Toronto, Ontario – The Ontario Medical Association (OMA) has released findings that show speaking on a cell phone while driving significantly increases the risk of collision. Ontario’s doctors want the provincial government to take action to protect the lives of all drivers and passengers.

“The evidence is clear that driving while using a mobile phone is dangerous to the driver, their passengers and others on or near the roadway,” said Dr. Ken Arnold, OMA president. “Doctors know all too well the consequences of driving while distracted, and it’s time that the right steps are taken to ensure the safety of all Ontarians.”

Government initiatives to curtail the use of cell phones while driving have been implemented in Quebec, Nova Scotia, Newfoundland and Labrador, a number of U.S. states, Australia, and much of Europe.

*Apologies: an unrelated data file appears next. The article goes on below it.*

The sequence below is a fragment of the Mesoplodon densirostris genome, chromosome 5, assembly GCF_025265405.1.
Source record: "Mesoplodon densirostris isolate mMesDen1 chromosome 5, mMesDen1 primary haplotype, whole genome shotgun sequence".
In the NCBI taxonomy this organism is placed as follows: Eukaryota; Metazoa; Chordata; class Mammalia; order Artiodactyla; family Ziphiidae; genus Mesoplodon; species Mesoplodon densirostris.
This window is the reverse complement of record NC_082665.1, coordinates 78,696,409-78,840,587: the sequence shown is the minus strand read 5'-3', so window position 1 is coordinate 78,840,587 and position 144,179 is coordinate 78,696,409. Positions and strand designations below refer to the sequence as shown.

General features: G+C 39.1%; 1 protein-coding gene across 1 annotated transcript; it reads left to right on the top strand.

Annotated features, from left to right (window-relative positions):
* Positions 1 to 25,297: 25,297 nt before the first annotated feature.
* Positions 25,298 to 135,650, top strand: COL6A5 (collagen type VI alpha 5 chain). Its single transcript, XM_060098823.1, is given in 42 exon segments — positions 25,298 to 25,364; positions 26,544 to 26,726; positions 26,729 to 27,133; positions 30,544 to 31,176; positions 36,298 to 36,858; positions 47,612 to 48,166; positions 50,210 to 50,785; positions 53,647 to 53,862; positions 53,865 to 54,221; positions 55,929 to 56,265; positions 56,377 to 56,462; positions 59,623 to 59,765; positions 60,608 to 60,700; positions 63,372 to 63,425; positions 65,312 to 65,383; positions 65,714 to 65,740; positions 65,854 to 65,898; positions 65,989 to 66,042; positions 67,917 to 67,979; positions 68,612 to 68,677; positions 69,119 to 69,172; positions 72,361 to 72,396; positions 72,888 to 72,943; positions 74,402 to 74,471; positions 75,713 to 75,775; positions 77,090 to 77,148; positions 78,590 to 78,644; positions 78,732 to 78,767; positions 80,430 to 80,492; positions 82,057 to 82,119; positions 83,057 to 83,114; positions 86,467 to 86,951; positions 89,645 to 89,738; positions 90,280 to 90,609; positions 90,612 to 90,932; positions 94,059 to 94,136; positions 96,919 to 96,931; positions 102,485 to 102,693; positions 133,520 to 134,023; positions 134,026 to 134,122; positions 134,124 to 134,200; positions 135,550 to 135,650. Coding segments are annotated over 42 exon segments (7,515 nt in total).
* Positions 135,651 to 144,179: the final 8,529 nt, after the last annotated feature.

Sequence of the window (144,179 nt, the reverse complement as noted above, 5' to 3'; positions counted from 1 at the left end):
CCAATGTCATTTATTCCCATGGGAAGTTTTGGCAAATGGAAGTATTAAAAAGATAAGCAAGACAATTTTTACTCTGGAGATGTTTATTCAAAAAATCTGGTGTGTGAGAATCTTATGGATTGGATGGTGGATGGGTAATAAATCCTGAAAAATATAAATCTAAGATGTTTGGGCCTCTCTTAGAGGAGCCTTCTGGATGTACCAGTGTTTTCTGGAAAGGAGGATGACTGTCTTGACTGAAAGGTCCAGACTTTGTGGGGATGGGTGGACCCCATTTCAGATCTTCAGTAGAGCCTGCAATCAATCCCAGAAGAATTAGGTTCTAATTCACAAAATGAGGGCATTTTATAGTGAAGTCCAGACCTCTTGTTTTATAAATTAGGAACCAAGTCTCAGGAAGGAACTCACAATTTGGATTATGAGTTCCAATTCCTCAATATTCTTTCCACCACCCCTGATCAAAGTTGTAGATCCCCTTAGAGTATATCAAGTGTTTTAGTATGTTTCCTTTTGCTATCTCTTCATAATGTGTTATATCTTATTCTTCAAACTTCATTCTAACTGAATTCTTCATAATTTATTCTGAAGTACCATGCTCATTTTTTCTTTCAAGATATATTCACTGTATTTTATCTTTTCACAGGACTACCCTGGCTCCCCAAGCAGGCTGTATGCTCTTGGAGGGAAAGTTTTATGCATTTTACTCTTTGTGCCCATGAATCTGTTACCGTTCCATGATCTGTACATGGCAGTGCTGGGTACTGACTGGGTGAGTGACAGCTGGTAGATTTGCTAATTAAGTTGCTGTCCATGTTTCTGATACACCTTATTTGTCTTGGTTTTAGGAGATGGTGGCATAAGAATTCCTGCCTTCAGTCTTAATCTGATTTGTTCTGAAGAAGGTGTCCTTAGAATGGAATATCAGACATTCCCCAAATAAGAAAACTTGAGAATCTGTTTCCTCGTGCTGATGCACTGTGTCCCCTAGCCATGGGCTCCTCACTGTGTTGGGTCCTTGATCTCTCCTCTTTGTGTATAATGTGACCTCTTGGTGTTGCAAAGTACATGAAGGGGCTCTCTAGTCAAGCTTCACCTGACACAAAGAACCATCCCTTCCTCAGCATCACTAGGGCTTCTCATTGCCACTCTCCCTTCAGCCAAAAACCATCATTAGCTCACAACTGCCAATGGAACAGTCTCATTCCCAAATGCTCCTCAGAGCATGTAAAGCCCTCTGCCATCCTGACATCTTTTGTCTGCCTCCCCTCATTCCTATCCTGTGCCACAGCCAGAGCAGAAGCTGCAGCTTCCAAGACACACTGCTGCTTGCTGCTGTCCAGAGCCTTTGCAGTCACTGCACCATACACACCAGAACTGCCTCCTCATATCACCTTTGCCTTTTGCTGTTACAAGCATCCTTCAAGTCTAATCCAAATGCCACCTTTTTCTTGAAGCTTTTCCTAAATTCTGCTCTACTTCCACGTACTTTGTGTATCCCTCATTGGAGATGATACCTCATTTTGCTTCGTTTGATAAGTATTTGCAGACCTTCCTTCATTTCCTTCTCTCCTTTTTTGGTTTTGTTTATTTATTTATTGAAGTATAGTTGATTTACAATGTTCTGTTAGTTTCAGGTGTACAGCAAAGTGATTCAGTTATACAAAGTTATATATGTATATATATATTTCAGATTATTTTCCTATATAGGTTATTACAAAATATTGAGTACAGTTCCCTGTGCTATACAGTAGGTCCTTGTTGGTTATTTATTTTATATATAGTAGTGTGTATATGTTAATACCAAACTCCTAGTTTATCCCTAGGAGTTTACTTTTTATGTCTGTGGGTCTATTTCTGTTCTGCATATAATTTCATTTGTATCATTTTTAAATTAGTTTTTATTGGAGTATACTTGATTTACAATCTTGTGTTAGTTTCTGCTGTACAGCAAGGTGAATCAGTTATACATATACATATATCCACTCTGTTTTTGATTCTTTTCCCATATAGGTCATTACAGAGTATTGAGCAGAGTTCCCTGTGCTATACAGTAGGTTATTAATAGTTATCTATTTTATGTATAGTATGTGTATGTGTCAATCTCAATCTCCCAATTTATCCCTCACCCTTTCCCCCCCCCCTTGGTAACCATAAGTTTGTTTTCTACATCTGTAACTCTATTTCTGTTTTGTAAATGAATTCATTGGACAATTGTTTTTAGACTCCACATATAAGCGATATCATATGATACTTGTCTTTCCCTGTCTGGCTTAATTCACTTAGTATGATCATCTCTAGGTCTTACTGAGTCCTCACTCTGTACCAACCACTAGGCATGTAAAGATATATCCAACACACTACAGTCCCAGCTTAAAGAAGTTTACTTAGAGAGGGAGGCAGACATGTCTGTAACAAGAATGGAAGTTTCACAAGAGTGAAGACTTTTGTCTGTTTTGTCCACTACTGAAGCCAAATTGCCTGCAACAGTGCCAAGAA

The OMA found evidence that cell phone use, whether hand-held or hands-free, has a significant impact on cognitive functions, visual concentration, and reaction time. The research found that cell phone use led to a large reduction in the driver’s functional field of view; changed average driving speed; decreased safe distance between vehicles; slowed brake reaction time; slowed response time to traffic light changes; resulted in a 15 per cent increase in non-response to stoplights; slowed braking by 18 per cent; slowed the time it takes to come back up to speed by 17 per cent; reduced visual monitoring of mirrors and instruments; and resulted in fewer inspection glances at traffic lights.

“Too many drivers treat talking on a phone while driving as a harmless practice,” Dr. Arnold said. “It’s not an easy prescription to give, but this practice has to be curtailed.”

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